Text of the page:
And Jonathan, you're completely right on that, I was talking from a tournament level that it's agreed that Yun and Yang are overpowered with hardly any bad match ups.
Chase: As more of a casual fighting fan, I can't really tell if a character is unbalanced on my own. It's not until I read and hear things from other people that I see this, and usually it only manifests itself when play is way above my skill level.
Daryl: Your average Joe the Plumber can sit down after a day's work and play Arcade Edition, enjoy his new characters, and play competitors around his same skill set. At this level, it's hard to say a game is not balanced because it would typically rely on the player's skills to win or to deal with problem characters.
At the tournament level, the top players are using characters that they are comfortable playing against the game's entire roster. At this point, tournament results and tier listings do come into effect because they compile generalized information of what characters are winning and against which opponents you character can dominate. As a former tournament player, I want to come out on top because I did not want to travel 50-plus miles to lose two games and get called free on a live stream.2
Chris: Daryl, I think the Sentinel nerf was planned before release. When we wrote about it, one of our community members mentioned that those patches are sent weeks in advance, so it probably wasn't a knee-jerk reaction.
Jonathan: My gut reaction to that question is that the entire premise is wrong. I don't know why you would tailor these changes to the arcade market, which is anemic outside of very small niches in Japan and the United States, and apply it to a console/PC release where the variety of players is vastly different.
Alex: Despite its name, I think it was always the plan to release Arcade Edition on the consoles.
Jonathan: I agree completely, I was just trying to answer Chris's question about Yun and Yang being a selling point for arcade players. I just have a gut feeling that the selling point of the game is different for arcade and non-arcade audiences.
Daryl: The problem with snapping in Phoenix is how to deal with her once she comes in. She has enough mobility to run away and once she super jumps and shoots out tracking fireballs, she can safely tag out upon landing back on the ground. At this point, only rushdown-type characters really benefit from such a tactic, whereas everyone else just sits down, watches Jean run away, and feels sad that they couldn't capitalize on the opportunity. This situation, however, can be the center of the "Imbalanced tactic/Player error" Venn diagram.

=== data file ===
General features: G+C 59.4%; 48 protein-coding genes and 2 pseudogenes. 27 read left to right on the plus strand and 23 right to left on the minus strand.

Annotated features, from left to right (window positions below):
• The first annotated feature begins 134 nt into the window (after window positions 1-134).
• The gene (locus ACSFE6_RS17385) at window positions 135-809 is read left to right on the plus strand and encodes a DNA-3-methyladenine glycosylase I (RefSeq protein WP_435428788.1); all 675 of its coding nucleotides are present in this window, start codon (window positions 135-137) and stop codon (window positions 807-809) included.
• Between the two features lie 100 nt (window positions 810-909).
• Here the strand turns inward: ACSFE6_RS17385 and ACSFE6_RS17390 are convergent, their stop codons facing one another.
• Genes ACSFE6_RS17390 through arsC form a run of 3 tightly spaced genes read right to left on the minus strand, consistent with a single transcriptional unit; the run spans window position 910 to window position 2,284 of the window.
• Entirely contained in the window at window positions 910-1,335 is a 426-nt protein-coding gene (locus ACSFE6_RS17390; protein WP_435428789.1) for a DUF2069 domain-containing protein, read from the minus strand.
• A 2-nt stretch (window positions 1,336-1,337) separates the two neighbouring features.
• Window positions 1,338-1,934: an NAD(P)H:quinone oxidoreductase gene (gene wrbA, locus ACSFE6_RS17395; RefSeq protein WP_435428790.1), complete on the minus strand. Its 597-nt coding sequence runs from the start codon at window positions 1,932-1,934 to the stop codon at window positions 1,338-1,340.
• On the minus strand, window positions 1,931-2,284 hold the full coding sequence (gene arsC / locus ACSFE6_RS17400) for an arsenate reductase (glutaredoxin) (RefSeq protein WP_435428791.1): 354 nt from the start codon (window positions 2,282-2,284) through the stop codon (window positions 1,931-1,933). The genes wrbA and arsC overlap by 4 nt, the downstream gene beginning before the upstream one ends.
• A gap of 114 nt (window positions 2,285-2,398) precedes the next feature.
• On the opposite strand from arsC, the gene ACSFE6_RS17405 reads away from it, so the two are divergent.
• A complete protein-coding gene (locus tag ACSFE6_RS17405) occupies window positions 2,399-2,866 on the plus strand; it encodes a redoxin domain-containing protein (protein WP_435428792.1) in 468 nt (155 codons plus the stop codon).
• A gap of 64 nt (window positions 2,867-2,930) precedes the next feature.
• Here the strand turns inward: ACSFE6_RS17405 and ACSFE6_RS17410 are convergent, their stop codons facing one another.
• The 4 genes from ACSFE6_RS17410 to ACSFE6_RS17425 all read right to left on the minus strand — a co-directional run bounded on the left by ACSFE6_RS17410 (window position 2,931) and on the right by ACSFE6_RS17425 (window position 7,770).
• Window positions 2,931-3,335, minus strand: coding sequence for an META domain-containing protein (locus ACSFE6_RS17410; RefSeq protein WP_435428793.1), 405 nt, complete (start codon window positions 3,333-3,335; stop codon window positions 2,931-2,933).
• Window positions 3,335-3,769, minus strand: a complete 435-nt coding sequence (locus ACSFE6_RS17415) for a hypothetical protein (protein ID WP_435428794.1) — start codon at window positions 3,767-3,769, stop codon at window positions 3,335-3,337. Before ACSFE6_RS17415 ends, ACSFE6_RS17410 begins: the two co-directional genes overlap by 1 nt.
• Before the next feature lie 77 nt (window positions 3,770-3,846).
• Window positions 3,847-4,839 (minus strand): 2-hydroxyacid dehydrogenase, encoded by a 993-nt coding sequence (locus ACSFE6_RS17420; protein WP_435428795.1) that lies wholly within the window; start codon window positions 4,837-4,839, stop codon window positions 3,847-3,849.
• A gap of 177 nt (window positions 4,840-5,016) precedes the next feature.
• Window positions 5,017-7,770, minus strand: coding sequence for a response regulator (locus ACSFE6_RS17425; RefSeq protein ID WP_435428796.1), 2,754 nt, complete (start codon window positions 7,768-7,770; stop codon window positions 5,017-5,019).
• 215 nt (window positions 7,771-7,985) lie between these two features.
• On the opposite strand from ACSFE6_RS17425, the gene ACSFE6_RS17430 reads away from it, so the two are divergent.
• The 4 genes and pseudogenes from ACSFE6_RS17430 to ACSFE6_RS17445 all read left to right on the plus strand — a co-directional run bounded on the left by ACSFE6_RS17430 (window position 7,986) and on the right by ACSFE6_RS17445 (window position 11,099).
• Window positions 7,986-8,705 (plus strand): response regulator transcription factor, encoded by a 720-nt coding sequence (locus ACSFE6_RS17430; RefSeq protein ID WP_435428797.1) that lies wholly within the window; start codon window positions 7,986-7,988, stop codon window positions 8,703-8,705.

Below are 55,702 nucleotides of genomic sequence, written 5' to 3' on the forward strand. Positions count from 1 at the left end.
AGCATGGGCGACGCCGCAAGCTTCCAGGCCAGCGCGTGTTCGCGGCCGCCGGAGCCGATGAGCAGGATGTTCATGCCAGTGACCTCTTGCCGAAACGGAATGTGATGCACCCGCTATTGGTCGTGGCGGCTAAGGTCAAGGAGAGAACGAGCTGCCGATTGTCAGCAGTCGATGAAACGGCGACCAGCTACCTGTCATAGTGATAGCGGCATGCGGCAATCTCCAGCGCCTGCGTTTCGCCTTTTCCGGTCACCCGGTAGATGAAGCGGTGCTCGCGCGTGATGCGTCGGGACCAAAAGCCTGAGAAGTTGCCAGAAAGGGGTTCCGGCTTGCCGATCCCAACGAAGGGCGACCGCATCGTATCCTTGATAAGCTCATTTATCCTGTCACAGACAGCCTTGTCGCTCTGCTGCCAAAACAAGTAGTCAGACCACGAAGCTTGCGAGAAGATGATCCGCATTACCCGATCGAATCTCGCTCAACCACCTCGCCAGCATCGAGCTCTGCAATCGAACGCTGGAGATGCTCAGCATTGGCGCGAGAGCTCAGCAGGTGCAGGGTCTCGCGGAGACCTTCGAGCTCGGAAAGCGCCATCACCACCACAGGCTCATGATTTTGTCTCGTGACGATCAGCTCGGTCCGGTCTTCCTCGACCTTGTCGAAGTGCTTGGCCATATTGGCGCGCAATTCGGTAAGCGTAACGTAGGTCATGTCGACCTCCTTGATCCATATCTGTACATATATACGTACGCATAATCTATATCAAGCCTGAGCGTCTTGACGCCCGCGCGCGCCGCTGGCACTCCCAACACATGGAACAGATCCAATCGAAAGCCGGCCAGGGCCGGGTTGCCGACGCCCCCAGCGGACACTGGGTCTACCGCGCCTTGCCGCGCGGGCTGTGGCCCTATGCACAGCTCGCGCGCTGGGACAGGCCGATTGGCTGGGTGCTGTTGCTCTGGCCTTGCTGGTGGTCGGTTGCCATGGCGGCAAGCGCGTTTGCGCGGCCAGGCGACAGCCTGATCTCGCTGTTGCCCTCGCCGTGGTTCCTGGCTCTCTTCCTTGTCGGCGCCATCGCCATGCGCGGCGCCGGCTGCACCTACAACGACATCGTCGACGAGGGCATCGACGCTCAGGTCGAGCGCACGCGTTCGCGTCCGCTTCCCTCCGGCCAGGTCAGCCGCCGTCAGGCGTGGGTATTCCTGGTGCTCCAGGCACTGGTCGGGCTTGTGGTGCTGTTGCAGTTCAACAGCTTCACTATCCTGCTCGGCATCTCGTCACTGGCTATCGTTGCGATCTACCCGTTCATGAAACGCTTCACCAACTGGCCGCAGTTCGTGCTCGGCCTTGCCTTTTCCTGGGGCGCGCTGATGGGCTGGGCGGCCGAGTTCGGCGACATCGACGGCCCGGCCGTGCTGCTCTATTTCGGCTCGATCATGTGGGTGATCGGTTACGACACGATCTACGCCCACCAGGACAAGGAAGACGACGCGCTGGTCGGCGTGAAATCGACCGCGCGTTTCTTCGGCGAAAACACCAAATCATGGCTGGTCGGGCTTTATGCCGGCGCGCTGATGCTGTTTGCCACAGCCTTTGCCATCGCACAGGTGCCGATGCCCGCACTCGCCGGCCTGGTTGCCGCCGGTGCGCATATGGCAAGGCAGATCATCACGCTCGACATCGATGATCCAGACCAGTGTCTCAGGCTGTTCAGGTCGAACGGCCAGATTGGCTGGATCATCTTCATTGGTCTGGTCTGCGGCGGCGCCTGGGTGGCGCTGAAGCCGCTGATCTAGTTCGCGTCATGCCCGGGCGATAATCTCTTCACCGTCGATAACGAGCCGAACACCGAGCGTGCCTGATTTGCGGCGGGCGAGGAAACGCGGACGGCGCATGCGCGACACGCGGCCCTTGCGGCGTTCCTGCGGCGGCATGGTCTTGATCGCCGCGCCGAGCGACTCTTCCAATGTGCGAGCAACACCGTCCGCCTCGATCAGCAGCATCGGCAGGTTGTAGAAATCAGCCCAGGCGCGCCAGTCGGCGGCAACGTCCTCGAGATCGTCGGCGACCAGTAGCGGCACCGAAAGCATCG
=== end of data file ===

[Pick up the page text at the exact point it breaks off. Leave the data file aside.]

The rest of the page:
Jonathan: I'd best visualize that Venn diagram with Phoenix's Healing Spheres, surely.3
Chris: Chase and Daryl have good points. Back when all I had was a PlayStation 2 copy of Capcom vs. SNK 2 I knew nothing about tiers, let alone advanced techniques like that game's roll canceling. And I enjoyed it just fine. When I play online in the original SSF4 I fight Kens, Blankas, Codys, Sakruas, Guys, Gens, and Makotos – all of whom weren't considered that great in tier lists. Unless you went to tournaments or someone told you online, you probably wouldn't be able to judge just how good a character really was.
Daryl: If you took a trip to some of the bigger arcades in the nations, you’d notice that the Street Fighter 4 machines only had 17 characters, which was less than what the console port brought home audiences. This version of SF4 remained untouched for arcade players worldwide even when Super Street Fighter 4 came out. Arcade Edition was a much-needed update for arcade players.
The Importance of Balancing in Game Development And Hacking Super Smash Bros. Brawl
Alex: That brings up the question though: Even if it goes unnoticed by a majority of the audience, should companies still strive to create a balanced product?